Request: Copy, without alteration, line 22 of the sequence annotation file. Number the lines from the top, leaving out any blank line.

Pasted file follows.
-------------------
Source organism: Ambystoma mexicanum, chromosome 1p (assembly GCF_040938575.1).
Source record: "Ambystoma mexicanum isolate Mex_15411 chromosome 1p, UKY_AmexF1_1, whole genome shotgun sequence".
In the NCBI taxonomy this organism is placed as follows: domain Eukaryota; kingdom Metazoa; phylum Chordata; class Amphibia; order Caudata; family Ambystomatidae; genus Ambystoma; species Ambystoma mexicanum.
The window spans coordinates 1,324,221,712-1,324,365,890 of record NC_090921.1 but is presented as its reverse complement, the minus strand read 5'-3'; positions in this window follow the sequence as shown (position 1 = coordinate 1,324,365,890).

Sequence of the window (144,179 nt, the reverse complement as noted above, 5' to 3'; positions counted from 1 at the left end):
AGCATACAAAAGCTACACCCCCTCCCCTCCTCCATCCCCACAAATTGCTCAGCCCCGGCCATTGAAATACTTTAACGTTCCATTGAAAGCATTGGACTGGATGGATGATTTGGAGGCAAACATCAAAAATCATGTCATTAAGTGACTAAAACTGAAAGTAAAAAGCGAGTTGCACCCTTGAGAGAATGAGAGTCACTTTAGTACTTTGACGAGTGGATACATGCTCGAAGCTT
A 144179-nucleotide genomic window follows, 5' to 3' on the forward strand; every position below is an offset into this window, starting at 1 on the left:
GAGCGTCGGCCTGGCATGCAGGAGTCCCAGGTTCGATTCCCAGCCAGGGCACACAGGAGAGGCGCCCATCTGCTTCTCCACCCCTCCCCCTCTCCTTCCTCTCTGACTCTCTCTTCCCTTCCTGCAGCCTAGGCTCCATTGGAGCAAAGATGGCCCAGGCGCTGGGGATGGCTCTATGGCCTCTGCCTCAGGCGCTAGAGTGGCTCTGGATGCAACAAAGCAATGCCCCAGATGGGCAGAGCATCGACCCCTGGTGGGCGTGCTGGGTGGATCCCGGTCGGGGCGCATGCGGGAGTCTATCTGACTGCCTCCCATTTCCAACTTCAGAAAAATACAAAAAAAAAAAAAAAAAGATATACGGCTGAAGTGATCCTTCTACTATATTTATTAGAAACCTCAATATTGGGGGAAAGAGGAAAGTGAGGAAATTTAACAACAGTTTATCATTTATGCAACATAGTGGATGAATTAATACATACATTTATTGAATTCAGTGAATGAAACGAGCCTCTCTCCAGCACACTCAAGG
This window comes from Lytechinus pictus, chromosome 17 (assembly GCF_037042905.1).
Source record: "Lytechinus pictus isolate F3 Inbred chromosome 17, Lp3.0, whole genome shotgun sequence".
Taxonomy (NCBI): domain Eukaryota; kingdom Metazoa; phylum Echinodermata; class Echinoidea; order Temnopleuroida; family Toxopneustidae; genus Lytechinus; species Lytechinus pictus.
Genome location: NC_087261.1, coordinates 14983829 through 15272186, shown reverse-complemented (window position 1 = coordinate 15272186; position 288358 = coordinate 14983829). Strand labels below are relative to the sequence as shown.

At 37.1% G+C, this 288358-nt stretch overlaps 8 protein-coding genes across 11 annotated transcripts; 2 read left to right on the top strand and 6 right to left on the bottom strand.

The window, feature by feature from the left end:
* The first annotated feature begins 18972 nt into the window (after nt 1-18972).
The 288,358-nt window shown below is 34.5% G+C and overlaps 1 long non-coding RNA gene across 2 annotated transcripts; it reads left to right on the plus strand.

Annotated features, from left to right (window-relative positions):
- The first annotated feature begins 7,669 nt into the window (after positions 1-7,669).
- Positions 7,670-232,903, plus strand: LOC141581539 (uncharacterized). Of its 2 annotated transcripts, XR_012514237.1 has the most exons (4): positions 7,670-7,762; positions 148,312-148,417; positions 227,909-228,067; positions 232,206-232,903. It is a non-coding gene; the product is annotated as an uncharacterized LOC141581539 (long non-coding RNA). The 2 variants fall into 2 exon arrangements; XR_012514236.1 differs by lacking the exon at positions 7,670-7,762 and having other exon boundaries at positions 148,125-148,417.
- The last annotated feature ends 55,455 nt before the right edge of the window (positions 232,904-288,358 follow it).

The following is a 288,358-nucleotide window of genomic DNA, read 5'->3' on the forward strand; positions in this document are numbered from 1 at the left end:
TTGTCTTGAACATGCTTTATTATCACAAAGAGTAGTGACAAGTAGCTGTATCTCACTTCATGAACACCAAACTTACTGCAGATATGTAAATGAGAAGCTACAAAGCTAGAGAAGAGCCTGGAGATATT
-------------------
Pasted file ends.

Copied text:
TTGTCTTGAACATGCTTTATTATCACAAAGAGTAGTGACAAGTAGCTGTATCTCACTTCATGAACACCAAACTTACTGCAGATATGTAAATGAGAAGCTACAAAGCTAGAGAAGAGCCTGGAGATATT